Smart Wrist Good. Smart Home Bad.
- in Design
Or so it appears if you look at where the funding’s going. This week Jawbone, maker of the Bluetooth headset and more recently of the UP wristband, managed to raise $93 million in debt financing based on sales of its new products, with the rumour of a further $20 million in VC funding to come. It’s not alone. Earlier this year Fitbit, founded on clip-on devices, but now another player in wrist real estate had VCs falling over themselves to give it an additional $43 million.
In contrast, the smart home market has begun to look decidedly unexciting. After the Nest love-in, which raised them $80 million at the start of the year, their German rival tado only managed a measly $2.6 million from its previous investors. I’d always tended to discount the Nest fundraise, not because of the product, but because of their heritage. Ex-Apple staffed start-ups in California with slick products seem to get VCs wetting themselves in much the same way as followers of the cult of Apple do at the launch of a new iPhone.
If you take a look at the media coverage, it’s also pretty obvious where everyone considers the action to be. It not what we live in – it’s what we wear on our wrist. Investing in Smart Home looks rather dumb.
So what is it about the wrist that beats the more prosaic alternative of an efficient domestic environment? For the last twenty years the legacy of John Harrison, the man who first suggested that we wear the time on our wrist, has been slowly fading away. There’s still a thriving market for status bling which keeps the Rolexes and Breitings in business, but mobile phones have been as liberating for our wrists as they have been for curbing smoking in teenage girls. Much to the dismay of the Casios and Timexes of the world, more and more of us have become wrist naturists. Whilst the friendship band and virginity pledge bracelet have covered up a limited number of mid-West, post-pubertal wrists, a growing number of the world’s citizens are joining the ranks of the great unticked.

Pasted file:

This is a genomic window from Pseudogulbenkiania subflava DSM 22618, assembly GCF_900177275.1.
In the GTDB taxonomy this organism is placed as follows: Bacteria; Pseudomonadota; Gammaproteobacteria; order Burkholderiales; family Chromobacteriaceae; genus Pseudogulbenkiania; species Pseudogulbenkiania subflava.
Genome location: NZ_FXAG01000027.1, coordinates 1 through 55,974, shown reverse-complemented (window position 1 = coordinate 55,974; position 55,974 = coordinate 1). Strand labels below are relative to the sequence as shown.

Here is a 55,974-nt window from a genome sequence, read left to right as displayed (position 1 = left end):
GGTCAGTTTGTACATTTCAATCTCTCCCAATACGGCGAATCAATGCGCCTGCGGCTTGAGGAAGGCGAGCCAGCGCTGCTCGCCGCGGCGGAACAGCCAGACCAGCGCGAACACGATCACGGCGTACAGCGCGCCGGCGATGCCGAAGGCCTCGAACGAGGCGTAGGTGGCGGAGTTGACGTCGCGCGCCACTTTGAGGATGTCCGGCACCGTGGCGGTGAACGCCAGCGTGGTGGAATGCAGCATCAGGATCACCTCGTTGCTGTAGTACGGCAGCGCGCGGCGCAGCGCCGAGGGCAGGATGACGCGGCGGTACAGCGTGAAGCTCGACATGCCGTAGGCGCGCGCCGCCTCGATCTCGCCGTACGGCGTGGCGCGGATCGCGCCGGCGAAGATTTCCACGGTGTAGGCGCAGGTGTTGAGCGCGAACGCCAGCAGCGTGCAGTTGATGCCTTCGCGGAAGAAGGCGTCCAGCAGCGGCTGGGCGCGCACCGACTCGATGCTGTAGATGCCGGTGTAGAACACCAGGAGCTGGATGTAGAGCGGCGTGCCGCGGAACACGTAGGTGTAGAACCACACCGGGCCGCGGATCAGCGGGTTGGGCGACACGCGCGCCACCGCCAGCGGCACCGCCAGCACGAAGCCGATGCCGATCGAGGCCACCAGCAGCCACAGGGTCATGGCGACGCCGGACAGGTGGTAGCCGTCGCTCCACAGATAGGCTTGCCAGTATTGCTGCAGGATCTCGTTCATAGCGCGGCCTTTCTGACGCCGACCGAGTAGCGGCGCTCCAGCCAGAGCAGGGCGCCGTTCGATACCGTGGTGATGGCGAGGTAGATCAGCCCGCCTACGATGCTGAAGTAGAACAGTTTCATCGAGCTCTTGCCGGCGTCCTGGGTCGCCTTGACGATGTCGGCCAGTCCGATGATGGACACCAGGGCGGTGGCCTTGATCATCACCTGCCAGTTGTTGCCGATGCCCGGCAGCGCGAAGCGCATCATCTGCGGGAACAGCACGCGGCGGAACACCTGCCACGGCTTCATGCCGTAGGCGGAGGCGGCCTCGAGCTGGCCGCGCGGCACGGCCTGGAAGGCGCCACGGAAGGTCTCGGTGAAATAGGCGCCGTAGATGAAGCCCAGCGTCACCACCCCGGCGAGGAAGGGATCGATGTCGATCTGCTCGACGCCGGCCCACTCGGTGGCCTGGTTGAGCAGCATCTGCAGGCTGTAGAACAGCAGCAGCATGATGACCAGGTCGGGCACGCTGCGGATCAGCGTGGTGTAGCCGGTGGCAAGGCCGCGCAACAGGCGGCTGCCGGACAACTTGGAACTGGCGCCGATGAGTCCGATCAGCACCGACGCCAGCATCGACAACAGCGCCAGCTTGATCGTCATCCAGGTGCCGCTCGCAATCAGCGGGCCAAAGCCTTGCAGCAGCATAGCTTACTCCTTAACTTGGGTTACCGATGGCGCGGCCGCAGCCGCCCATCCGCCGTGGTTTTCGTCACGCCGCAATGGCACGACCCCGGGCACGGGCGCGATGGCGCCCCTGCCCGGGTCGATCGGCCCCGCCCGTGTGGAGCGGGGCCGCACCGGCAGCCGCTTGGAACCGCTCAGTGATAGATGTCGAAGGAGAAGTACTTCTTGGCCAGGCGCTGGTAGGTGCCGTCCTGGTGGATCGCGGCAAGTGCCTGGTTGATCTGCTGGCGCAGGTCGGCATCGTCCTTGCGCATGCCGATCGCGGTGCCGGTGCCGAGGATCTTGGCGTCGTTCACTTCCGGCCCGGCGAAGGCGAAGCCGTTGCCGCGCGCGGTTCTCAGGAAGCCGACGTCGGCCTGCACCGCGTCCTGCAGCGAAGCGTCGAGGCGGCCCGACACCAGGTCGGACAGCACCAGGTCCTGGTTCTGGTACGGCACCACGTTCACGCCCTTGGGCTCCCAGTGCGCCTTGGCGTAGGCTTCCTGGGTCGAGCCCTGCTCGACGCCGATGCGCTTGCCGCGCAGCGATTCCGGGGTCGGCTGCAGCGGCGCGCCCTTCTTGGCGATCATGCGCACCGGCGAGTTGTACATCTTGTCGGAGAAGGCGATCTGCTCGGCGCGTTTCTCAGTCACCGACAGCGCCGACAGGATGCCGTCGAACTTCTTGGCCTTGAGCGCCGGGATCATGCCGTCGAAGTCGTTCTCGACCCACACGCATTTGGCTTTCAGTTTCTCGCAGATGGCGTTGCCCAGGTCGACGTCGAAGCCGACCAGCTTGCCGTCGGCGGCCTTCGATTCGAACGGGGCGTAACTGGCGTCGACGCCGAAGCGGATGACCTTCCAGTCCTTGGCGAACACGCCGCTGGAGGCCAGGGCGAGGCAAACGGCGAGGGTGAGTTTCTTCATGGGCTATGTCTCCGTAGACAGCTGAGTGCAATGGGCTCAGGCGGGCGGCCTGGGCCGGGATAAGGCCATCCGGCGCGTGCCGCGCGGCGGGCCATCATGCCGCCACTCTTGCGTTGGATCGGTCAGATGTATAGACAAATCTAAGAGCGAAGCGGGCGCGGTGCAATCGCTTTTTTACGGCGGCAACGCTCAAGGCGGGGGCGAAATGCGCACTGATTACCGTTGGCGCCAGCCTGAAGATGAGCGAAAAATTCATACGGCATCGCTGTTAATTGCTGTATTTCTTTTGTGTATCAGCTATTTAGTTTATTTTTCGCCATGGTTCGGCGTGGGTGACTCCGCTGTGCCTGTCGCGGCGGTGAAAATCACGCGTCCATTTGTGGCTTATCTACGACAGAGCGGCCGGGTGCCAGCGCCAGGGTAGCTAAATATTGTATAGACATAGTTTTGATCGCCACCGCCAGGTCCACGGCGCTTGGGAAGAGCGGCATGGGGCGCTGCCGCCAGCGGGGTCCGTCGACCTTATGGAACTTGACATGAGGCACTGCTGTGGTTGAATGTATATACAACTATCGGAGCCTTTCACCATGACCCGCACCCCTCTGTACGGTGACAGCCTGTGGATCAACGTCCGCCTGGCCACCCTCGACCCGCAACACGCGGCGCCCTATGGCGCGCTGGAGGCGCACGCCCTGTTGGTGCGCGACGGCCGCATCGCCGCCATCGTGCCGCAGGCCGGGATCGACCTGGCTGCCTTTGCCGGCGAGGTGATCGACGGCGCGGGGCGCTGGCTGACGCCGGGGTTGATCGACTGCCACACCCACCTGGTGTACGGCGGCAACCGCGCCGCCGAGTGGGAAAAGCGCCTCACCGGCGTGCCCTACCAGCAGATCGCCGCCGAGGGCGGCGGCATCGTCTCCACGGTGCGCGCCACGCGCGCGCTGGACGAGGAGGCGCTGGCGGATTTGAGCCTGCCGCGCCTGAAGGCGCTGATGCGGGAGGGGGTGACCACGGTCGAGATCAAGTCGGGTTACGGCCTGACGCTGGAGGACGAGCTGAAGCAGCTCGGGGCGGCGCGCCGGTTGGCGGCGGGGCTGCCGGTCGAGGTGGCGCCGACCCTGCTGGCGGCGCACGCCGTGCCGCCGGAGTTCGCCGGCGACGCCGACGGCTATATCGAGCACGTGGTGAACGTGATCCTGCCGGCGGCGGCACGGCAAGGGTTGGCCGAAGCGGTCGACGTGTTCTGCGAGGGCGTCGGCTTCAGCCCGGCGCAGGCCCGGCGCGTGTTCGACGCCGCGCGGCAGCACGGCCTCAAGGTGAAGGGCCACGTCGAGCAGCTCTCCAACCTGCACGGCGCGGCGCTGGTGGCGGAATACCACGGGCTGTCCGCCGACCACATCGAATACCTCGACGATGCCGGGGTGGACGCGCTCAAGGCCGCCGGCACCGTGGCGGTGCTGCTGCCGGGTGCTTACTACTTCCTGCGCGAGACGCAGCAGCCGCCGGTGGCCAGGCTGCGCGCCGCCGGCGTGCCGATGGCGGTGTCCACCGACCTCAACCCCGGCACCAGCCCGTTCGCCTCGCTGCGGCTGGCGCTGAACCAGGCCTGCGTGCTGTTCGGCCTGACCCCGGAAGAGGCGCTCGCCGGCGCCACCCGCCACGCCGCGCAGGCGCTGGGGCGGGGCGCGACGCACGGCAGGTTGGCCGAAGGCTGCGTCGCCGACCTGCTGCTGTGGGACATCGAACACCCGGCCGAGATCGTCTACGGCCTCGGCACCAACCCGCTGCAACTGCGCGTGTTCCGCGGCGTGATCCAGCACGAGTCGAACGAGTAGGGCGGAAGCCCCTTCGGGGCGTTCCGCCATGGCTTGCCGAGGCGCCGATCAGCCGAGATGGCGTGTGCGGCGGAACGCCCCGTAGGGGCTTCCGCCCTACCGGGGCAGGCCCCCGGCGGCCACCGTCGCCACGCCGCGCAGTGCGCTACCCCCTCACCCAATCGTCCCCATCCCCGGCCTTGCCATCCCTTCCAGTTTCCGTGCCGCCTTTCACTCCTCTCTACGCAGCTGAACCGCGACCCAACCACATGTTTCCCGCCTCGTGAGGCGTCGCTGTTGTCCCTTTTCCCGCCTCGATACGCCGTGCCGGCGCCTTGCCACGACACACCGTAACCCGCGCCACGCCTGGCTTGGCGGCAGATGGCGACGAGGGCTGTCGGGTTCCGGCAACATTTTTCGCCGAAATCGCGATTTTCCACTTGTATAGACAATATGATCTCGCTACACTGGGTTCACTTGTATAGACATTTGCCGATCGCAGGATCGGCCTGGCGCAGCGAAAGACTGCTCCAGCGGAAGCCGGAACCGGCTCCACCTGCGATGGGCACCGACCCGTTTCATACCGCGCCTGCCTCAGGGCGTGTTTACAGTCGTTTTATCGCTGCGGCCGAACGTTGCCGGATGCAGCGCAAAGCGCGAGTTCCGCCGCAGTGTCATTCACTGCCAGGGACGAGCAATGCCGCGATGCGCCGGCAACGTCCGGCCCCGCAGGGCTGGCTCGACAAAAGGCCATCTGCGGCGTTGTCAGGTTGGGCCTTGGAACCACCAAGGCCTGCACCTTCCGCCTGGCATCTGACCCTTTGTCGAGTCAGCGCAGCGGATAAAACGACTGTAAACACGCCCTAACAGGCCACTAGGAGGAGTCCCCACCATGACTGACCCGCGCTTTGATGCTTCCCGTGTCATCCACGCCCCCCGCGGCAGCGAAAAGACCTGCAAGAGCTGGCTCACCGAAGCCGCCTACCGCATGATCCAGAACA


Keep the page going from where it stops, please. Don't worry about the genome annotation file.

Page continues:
That’s led to a two pronged attack by technology companies eager to have their brand on our hand. After some clumsy attempts by watch makers to ship watches that connect to our phones, the market is being invigorated by the entry of the big boys, with Samsung’s recent Galaxy Gear Watch leading the charge. That’s building on the success of the Pebble – a Kickstarter funded project that holds the record for garnering $10.6 million of crowd-sourced investment in just 30 days. The Pebble’s now shipped around 100,000 of their watches to users around the world.
It’s not really a watch – it’s a piece of e-paper for the wrist. You could almost describe is as a connected post-it note for the arm. That’s not a criticism, but an acknowledgement of an excellent piece of disruptive design thinking. It can run a native application, like a virtual watch, or it can connect to your phone to show you text message, incoming phone calls, or anything else an apps developer can think up. Apps developers love it. There are already Pebble Developer retreats for them, and over 1 million pebble apps have been downloaded. Which at ten apps for the average wrist is not bad going. It’s even had one developer produce a Watch Face Generator to let anyone design their own.